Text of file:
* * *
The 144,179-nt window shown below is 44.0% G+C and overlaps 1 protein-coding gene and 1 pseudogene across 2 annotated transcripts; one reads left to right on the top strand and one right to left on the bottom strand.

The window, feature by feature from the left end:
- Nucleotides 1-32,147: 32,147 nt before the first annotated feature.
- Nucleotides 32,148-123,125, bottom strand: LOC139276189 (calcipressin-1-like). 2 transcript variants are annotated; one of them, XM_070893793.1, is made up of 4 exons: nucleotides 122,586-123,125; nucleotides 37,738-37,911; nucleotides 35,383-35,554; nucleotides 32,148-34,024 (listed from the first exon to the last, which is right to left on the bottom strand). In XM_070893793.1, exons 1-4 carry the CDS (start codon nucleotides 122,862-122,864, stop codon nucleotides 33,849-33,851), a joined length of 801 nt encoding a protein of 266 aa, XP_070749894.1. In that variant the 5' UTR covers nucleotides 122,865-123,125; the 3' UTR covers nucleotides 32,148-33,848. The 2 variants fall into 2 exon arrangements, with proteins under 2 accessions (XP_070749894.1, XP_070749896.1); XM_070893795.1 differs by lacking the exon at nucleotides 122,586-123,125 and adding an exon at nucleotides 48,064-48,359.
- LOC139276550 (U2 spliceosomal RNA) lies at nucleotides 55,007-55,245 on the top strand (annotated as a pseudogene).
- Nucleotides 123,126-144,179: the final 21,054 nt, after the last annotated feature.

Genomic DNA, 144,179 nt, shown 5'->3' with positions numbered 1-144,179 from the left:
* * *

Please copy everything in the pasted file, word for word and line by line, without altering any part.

The 144,179-nt window shown below is 44.0% G+C and overlaps 1 protein-coding gene and 1 pseudogene across 2 annotated transcripts; one reads left to right on the top strand and one right to left on the bottom strand.

The window, feature by feature from the left end:
- Nucleotides 1-32,147: 32,147 nt before the first annotated feature.
- Nucleotides 32,148-123,125, bottom strand: LOC139276189 (calcipressin-1-like). 2 transcript variants are annotated; one of them, XM_070893793.1, is made up of 4 exons: nucleotides 122,586-123,125; nucleotides 37,738-37,911; nucleotides 35,383-35,554; nucleotides 32,148-34,024 (listed from the first exon to the last, which is right to left on the bottom strand). In XM_070893793.1, exons 1-4 carry the CDS (start codon nucleotides 122,862-122,864, stop codon nucleotides 33,849-33,851), a joined length of 801 nt encoding a protein of 266 aa, XP_070749894.1. In that variant the 5' UTR covers nucleotides 122,865-123,125; the 3' UTR covers nucleotides 32,148-33,848. The 2 variants fall into 2 exon arrangements, with proteins under 2 accessions (XP_070749894.1, XP_070749896.1); XM_070893795.1 differs by lacking the exon at nucleotides 122,586-123,125 and adding an exon at nucleotides 48,064-48,359.
- LOC139276550 (U2 spliceosomal RNA) lies at nucleotides 55,007-55,245 on the top strand (annotated as a pseudogene).
- Nucleotides 123,126-144,179: the final 21,054 nt, after the last annotated feature.

Genomic DNA, 144,179 nt, shown 5'->3' with positions numbered 1-144,179 from the left: